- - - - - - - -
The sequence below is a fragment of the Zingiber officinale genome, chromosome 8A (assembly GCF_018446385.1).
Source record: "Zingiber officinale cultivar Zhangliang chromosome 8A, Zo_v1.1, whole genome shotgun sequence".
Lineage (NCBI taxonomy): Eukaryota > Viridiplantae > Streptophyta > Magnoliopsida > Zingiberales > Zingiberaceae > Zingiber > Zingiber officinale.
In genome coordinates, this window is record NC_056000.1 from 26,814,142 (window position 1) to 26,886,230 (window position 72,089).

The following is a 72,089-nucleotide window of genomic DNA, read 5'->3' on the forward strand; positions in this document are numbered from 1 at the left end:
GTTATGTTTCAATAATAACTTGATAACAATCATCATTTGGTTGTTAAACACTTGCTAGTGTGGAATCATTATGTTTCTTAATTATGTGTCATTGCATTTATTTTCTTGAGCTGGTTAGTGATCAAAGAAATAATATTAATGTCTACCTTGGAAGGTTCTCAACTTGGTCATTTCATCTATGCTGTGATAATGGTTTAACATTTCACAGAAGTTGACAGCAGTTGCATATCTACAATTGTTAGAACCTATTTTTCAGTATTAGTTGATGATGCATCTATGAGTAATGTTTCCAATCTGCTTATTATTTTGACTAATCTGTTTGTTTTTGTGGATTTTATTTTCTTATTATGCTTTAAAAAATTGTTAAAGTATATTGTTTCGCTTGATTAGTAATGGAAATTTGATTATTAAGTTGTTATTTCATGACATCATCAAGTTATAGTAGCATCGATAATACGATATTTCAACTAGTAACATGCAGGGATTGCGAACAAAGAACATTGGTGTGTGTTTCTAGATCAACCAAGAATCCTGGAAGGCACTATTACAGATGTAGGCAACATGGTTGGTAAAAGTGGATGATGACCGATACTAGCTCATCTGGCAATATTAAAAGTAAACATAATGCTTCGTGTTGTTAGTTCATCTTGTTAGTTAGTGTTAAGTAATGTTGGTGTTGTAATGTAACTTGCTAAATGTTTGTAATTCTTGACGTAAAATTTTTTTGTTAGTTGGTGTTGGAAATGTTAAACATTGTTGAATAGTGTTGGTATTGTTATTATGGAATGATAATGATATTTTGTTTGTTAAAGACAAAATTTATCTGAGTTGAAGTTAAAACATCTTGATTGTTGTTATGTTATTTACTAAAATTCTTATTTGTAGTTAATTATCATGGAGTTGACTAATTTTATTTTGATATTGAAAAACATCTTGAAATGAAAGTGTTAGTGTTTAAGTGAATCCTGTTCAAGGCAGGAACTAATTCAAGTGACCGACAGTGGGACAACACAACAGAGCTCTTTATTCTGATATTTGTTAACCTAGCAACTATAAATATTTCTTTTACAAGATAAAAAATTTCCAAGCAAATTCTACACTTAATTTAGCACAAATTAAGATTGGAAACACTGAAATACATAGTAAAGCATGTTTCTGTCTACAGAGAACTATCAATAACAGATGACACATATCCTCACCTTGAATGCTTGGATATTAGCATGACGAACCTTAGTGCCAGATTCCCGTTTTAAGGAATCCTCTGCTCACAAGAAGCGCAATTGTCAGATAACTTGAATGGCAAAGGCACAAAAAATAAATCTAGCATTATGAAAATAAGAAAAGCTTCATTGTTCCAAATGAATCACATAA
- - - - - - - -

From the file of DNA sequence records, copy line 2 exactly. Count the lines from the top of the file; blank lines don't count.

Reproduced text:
Source record: "Zingiber officinale cultivar Zhangliang chromosome 8A, Zo_v1.1, whole genome shotgun sequence".